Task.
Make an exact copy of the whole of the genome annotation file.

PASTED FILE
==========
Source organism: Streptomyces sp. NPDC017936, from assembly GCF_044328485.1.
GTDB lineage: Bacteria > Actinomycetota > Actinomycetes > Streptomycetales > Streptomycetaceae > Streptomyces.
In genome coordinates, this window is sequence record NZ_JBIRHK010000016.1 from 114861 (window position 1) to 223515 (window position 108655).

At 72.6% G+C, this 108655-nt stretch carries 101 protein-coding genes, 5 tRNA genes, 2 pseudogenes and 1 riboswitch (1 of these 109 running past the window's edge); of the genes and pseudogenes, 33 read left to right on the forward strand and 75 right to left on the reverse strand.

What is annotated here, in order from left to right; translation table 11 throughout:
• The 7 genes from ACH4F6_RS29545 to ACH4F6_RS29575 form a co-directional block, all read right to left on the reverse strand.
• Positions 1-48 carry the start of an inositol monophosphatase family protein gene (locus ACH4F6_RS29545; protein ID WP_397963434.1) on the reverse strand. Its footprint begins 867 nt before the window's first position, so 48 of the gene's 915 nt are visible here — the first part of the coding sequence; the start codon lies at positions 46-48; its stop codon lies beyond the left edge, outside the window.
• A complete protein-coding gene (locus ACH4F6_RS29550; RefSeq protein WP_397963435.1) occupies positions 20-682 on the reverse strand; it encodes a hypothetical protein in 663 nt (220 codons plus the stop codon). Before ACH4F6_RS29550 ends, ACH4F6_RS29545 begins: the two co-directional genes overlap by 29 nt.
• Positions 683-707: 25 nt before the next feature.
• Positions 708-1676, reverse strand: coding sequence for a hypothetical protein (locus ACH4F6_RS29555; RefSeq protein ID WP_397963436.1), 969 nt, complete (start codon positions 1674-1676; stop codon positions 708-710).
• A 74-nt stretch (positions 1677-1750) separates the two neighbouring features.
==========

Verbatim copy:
Source organism: Streptomyces sp. NPDC017936, from assembly GCF_044328485.1.
GTDB lineage: Bacteria > Actinomycetota > Actinomycetes > Streptomycetales > Streptomycetaceae > Streptomyces.
In genome coordinates, this window is sequence record NZ_JBIRHK010000016.1 from 114861 (window position 1) to 223515 (window position 108655).

At 72.6% G+C, this 108655-nt stretch carries 101 protein-coding genes, 5 tRNA genes, 2 pseudogenes and 1 riboswitch (1 of these 109 running past the window's edge); of the genes and pseudogenes, 33 read left to right on the forward strand and 75 right to left on the reverse strand.

What is annotated here, in order from left to right; translation table 11 throughout:
• The 7 genes from ACH4F6_RS29545 to ACH4F6_RS29575 form a co-directional block, all read right to left on the reverse strand.
• Positions 1-48 carry the start of an inositol monophosphatase family protein gene (locus ACH4F6_RS29545; protein ID WP_397963434.1) on the reverse strand. Its footprint begins 867 nt before the window's first position, so 48 of the gene's 915 nt are visible here — the first part of the coding sequence; the start codon lies at positions 46-48; its stop codon lies beyond the left edge, outside the window.
• A complete protein-coding gene (locus ACH4F6_RS29550; RefSeq protein WP_397963435.1) occupies positions 20-682 on the reverse strand; it encodes a hypothetical protein in 663 nt (220 codons plus the stop codon). Before ACH4F6_RS29550 ends, ACH4F6_RS29545 begins: the two co-directional genes overlap by 29 nt.
• Positions 683-707: 25 nt before the next feature.
• Positions 708-1676, reverse strand: coding sequence for a hypothetical protein (locus ACH4F6_RS29555; RefSeq protein ID WP_397963436.1), 969 nt, complete (start codon positions 1674-1676; stop codon positions 708-710).
• A 74-nt stretch (positions 1677-1750) separates the two neighbouring features.